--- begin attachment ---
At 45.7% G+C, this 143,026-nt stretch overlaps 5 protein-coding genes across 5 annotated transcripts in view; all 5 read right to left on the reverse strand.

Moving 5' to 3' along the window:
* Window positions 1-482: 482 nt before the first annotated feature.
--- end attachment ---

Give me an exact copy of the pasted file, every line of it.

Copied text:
At 45.7% G+C, this 143,026-nt stretch overlaps 5 protein-coding genes across 5 annotated transcripts in view; all 5 read right to left on the reverse strand.

Moving 5' to 3' along the window:
* Window positions 1-482: 482 nt before the first annotated feature.